In 2011, Jay Duckworth was the second props master to give the keynote address at a KCACTF conference; the first was Thurston James. Jay is the props master at the Public Theater/Shakespeare in the Park (my former boss). He has put up the video of that speech, so I thought I would share it with you here.
I touched briefly on the idea of blood sponges in a short video from last summer; we were preparing to use them for The Bacchae, but the scene was re-blocked in a way that negated their necessity. A “blood sponge bag” is an extension of that idea. This effect allows you to produce blood on cue with an easily-hidden apparatus.
You need some cling wrap (aka “clear plastic wrap” or “Saran wrap”), thread,Â blood, and a sponge. Don’t be fooled by the preceding photograph; even though I’m using a fancy natural sponge, cutting a chunk off a regular kitchen sponge will serve you just as well.
Soak the sponge in your blood and wrap it up in the saran wrap. You can fill the saran wrap with extra blood so the sponge is swimming in it if you want.
In lieu of cling wrap, you can also use plastic sandwich bags; your end goal is to create an impermeable membrane which is easily burst by squeezing. Balloons and Ziploc may prove too tough, and paper or fabric will allow the blood to seep through and spoil the surprise.
Tie it all up by wrapping thread around the end. You don’t even need to tie any special knots; just wrapping it a couple dozen times should hold it. You can wrap tightly to put the bag under pressure; this will make it easier to burst.
You can now conceal the completed blood bag on your person until the blood is needed. Just give it a squeeze and out it comes. There is, of course, the possibly noticeable sound of the bag bursting; usually this can be covered through the fight choreography. Because the blood is being held by a sponge, you can speed up or slow down the rate of blood flow by altering the pressure with which you squeeze it.
The Bacchae opens this Monday in Central Park. For those of you who follow this blog, you’ve seen some of the cool work we’ve been doing in the prop shop for this show. Let me say, it wasn’t easy.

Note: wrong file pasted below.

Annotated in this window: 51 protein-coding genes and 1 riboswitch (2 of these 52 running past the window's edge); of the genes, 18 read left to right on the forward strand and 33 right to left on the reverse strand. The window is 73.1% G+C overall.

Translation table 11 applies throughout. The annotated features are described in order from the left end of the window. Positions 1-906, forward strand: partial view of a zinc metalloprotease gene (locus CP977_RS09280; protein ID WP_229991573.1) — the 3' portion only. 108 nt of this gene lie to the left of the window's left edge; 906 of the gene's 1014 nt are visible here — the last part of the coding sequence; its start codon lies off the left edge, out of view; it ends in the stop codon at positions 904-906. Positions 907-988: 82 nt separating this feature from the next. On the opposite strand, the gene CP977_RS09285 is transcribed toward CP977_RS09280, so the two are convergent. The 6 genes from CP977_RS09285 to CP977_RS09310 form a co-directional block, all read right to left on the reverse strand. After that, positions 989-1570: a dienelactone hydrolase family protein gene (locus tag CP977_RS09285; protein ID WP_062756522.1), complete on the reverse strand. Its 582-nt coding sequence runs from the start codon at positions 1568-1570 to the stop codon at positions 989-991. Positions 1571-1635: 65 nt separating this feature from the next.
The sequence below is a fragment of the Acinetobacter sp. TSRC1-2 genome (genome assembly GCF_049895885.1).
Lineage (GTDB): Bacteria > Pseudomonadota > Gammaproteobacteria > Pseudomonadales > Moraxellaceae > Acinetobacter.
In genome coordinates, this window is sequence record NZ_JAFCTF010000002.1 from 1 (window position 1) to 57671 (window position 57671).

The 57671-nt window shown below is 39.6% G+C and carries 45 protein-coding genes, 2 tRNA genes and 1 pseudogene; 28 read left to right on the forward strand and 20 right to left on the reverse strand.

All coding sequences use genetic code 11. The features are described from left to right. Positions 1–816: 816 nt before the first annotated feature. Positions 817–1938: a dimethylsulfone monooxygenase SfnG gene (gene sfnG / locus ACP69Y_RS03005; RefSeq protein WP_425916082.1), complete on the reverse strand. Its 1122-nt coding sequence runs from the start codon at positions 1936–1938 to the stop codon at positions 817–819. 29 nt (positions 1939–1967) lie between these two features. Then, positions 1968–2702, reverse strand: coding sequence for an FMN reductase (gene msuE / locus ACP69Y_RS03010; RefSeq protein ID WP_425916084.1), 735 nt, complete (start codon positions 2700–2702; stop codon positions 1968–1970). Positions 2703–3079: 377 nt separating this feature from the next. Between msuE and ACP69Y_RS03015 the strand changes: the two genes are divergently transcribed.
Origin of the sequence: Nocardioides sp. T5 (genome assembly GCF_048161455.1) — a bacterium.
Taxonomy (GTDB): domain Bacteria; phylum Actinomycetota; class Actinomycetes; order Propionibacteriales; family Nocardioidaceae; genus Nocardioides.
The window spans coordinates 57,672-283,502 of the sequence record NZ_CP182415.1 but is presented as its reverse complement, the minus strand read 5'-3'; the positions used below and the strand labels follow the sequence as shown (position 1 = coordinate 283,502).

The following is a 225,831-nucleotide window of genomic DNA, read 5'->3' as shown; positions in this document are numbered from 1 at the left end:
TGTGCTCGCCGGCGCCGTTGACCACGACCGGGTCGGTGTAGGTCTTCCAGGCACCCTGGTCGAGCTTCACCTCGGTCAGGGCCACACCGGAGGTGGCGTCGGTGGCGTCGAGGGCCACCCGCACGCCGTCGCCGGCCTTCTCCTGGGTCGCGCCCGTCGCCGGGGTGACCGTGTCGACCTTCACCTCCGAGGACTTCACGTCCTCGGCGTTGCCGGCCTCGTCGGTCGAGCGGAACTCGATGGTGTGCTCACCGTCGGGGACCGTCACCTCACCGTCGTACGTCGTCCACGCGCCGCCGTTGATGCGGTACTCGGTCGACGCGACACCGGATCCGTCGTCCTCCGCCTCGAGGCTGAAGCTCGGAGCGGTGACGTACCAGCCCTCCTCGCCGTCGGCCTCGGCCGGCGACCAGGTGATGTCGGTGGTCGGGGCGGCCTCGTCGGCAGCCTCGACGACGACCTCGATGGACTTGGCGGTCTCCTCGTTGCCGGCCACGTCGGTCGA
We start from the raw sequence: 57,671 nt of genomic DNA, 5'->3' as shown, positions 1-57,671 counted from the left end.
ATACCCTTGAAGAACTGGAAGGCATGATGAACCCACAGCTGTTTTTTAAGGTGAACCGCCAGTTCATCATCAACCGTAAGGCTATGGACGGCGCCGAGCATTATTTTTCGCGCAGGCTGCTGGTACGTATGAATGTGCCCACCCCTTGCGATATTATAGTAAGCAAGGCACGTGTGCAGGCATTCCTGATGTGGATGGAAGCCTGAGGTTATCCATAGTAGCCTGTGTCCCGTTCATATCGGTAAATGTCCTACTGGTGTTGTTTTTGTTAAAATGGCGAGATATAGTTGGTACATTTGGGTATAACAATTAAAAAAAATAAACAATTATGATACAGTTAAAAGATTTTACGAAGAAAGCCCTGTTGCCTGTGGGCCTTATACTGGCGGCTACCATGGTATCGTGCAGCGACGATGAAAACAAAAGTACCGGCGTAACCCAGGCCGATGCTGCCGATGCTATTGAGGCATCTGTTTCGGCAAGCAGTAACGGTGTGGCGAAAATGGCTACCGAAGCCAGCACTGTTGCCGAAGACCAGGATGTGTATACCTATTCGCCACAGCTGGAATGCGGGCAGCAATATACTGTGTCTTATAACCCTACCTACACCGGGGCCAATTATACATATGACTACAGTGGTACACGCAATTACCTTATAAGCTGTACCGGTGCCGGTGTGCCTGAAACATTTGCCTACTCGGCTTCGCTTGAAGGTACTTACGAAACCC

I’ve arranged a small series of the various states and stages the head of Pentheus went through.
Changed are inevitable when making props. It always seems to be the nicest or most interesting prop you’ve been working on; after spending days or even weeks perfecting what will become the highlight of your portfolio, the prop gets cut, or worse, attacked with hot glue and gaff tape.
It’s natural, and preferable, to be proud of what you build. However, we must also remember that the production is the ultimate goal of our work. If a prop needs to be sacrificed for the show, let it happen. You can never be so attached to a prop that you place it ahead of the needs of the production.
We are in the midst of tech rehearsal for The Bacchae here at Shakespeare in the Park; next weekend, we begin preview performances already, and opening night is on August 24th. Needless to say, I’m a little distracted.
Here’s a quick little video showing some “blood sponges” we were working on with the body. You can read more about the body in my previous posts, a Body for Bacchae: Part One and Part Two. We glued some sponges to parts of the body. The idea was that they could be filled with fake blood before the performance. When the actress portraying Agave cradled the corpse, she could squeeze the part of the body with a sponge and have blood run down her hand on cue.
In part one of “making a body for Bacchae“, we developed a series of samples and prototypes of dead body parts out of spray foam, Foam Coat, and Dragon Skin. Since then, we’ve been able to show the pieces to the whole production team; John Conklin, the scenic designer, and JoAnne Akalaitis, the director, gave us the go-ahead to continue on with the actual body pieces.
We started with a skeleton. We were originally going to get a skeleton from a medical supply store, but I found a corpsing tutorial at “Skull and Bones.com” which shows that you can get a “4th quality” skeleton from certain companies for a lot cheaper. It may be missing some hardware and fasteners, and the overall quality will be less, but all the pieces are there, and for our purposes, it was perfect.
We broke the skeleton apart into several pieces. In the play, King Pentheus is killed through sparagmos, and we had to make the end result. The legs and skull were three separate pieces. We left one shoulder blade and upper arm on the torso, which left us with one complete arm, and one forearm.
Like the sample pieces, we built the muscle up by spraying expanding foam onto the bones, carving it into muscles, and coating everything with Rosco Foam Coat.